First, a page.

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Current and former players were picking up the Dan Morgan-Dave Canales vibe on Thursday

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CHARLOTTE — It's February, so there are only so many football players around Bank of America Stadium.

But it felt somewhat symbolic that on the day new GM Dan Morgan and head coach Dave Canales laid out their vision for the future, the bulk of the players who were on hand were offensive linemen.

Partly, that's because a few of them were rehabbing some old injuries. But it's also instructive that the last time the Panthers had a real personality on the field, it was when they were running behind guys like Ikem Ekwonu and Austin Corbett and Brady Christensen in 2022. So for Morgan and Canales to talk about creating a culture it caught their attention for sure.

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"I was just kind of nodding my head in agreement there," the veteran guard said. "In the NFL, the athletic skill level is so high that you're going to have to find the advantages somewhere else because everybody has the same talent, everybody's fast, everybody's strong.

"And so it's going to be the mental game of I have to break you in this game. It might not happen the first, second, or third, but it's going to happen at some point in the game for my willpower to beat you, to get my block to win. My gap is going to happen, receivers to get open, running backs to bring your own blocker and make somebody miss, and get it done.

"It's that mentality, every single play."

The press conference itself was shorter on specifics than it was on feelings, but that's not necessarily a bad thing.

The Panthers went 2-15 last season. A shot of energy is what they need, along with better players and a more coherent scheme.

There was also something familiar about it for former players in the crowd.

Guys like Mike Rucker and Muhsin Muhammad were here with Morgan in 2001 when the Panthers went 1-15, leading to the coaching change that brought John Fox to Carolina. And they also started alongside him two years later when they made the Super Bowl.

The roster wasn't that different in just two seasons, but the results were.

So when Canales talked about maximizing the players on hand, that sounded familiar to the Hall of Honor wide receiver.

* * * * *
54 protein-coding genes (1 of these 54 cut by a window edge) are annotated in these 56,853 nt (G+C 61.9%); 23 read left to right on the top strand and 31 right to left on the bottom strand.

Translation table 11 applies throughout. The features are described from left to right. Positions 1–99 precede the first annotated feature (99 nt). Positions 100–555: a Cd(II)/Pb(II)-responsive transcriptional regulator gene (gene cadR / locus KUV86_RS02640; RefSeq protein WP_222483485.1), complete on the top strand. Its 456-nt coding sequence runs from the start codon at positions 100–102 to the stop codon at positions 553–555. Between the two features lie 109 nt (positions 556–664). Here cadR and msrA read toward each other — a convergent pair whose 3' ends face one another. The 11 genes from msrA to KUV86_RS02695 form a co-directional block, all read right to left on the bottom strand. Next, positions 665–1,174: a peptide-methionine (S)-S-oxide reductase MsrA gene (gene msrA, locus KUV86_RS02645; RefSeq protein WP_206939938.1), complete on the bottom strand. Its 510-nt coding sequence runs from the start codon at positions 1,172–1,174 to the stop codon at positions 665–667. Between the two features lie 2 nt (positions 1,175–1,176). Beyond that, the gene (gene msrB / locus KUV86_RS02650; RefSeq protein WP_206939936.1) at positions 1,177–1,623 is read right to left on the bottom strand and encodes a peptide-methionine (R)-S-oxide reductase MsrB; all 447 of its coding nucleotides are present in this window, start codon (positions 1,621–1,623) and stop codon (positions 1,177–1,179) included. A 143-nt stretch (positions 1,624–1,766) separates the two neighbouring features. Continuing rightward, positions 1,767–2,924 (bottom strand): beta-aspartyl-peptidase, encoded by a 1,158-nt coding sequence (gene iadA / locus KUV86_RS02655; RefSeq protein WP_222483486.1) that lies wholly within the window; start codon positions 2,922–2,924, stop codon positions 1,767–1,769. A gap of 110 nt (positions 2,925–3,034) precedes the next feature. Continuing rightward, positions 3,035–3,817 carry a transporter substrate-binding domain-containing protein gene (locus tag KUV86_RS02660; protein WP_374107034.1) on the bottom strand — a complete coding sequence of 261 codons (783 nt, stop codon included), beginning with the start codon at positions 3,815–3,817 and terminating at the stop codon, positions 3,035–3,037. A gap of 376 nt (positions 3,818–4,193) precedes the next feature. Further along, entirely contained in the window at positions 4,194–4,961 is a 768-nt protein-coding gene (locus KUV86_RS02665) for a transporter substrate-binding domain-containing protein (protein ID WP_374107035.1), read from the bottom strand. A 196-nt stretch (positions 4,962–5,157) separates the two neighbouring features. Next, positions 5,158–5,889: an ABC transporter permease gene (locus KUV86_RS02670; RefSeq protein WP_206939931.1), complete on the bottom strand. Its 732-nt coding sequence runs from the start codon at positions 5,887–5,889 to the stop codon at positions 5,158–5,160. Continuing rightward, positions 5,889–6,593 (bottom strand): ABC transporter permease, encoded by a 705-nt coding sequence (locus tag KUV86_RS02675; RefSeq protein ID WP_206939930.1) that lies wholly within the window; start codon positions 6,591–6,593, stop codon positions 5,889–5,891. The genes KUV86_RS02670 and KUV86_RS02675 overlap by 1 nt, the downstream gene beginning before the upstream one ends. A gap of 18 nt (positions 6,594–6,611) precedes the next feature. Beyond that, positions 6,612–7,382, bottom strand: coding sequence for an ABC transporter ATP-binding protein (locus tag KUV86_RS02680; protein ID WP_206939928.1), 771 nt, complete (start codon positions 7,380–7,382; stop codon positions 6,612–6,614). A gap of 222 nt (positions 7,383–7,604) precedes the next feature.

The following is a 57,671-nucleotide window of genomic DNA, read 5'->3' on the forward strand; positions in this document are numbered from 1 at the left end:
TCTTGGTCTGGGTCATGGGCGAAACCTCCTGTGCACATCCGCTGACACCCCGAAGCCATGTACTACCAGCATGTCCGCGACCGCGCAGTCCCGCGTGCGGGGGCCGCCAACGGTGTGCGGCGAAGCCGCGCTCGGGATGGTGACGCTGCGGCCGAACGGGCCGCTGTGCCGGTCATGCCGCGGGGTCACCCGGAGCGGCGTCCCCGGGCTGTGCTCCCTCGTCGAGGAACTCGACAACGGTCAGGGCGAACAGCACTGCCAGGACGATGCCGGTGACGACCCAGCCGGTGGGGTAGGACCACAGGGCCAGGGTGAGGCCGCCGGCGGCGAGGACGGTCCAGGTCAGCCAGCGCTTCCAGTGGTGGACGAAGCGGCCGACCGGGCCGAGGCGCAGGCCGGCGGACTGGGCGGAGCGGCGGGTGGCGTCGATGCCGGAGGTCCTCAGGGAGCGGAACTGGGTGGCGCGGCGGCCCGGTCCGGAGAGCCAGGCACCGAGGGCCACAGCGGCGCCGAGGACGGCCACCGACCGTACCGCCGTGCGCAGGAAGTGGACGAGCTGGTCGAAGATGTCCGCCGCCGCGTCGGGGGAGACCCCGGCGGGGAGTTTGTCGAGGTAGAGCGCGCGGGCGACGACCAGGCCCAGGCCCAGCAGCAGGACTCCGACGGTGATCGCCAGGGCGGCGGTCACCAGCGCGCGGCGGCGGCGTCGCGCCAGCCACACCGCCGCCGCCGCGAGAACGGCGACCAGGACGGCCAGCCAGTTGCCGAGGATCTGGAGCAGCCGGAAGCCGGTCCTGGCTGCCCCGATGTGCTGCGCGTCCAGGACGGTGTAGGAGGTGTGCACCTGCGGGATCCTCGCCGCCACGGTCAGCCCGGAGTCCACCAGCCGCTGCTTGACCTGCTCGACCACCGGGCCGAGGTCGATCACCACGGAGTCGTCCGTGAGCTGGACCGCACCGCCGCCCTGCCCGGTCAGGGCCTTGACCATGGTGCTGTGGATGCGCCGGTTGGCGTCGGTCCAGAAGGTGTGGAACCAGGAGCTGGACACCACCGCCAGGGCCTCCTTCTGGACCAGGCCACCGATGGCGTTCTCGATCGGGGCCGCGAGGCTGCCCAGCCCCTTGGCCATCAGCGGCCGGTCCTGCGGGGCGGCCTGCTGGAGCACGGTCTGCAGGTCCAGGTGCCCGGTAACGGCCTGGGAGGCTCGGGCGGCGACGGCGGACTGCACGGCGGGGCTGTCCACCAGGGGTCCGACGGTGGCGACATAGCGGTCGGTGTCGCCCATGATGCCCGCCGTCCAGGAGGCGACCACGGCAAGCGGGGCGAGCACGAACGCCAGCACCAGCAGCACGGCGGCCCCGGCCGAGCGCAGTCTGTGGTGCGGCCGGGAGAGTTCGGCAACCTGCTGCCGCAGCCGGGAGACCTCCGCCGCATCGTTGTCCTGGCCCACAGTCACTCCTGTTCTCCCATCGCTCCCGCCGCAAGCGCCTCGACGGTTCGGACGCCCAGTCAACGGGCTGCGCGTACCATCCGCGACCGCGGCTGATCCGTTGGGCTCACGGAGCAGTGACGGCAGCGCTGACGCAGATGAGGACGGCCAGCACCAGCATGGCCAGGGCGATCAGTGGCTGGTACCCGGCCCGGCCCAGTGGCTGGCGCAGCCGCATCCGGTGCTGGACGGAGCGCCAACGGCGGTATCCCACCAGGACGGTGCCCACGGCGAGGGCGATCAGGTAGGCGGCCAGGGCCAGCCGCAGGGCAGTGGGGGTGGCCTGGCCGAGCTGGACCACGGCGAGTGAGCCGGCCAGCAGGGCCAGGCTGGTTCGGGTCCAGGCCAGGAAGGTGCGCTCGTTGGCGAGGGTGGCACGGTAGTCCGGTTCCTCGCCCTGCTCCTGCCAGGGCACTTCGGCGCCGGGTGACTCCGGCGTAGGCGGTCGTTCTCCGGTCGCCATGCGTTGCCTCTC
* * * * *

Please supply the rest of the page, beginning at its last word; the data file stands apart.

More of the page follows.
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"It's interesting, when Foxy came in, we had meetings with him, one-on-ones," Muhammad recalled. "He sat down with every single player, and one of the things I remember from that meeting with Foxy, he said, you know, you've got blue chip players, and then you got blue chip play, right? And the ability to maximize everyone's potential will allow you to take a blue chip player and get blue chip play out of him.

"So I think that that run that we went on, it wasn't so much about an overhaul, we need to scrap the whole thing and everything is wrong. There were tweaks. And after 1-15 you go 7-9 and almost make the playoffs.

"But, Super Bowl the next year, so the biggest changes were that came from within. We had the components of success, but we weren't playing at the level we needed to play, and that's going to be the job here. So how, how do you identify those key contributors and get them to play better than they played before?"

Rucker also remembered Fox's "smart and tough" mantra and said you could see the difference in a team that won a single game the year before almost instantly.

"To be honest with you, I saw it really quick," Rucker said of the pivot from 2001 to 2003. "I just remember vividly, and this is one thing that will stay with me for the rest of my life. Coach Fox said I want smart, and I want tough. It's real simple, right? We don't need to make things complicated. Smart, you know, make smart plays, right? Am I doing a bonehead thing that is costing our team a penalty? Am I not securing the ball? Those things are smart and they're tough.

"You can't teach toughness, right? Either I'm going to be physical, or I'm not. And it's real simple. And so that's something that was part of my DNA that I bought into right away. I was like, I might not be the most athletic or the most talented, but I know I can be smart because I can control that, and I know I can be tough, and I can control that. And so if you start with those two things, now, the sky is the limit."

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When Fox took over, creating the belief was a significant part of his mission.

That's why when Canales was selling hope built on specifics like ball security and turning it over on defense, he found a receptive audience in the current and former players in the room.

The energy coming from the new coach was palpable.

"It's just incredible," Corbett said. "That's contagious, and you can tell it's not fake either. I think that's the biggest thing with somebody that comes in that's full of energy, full of passion.

"It's very easy to see through it if it's fake and he is completely sincere, and it's true, and that's exactly who he is. And from guys I've talked to around the league who have been with him, that's exactly who he is."

Take a look at photos from Dan Morgan and Dave Canales' introductory press conference.

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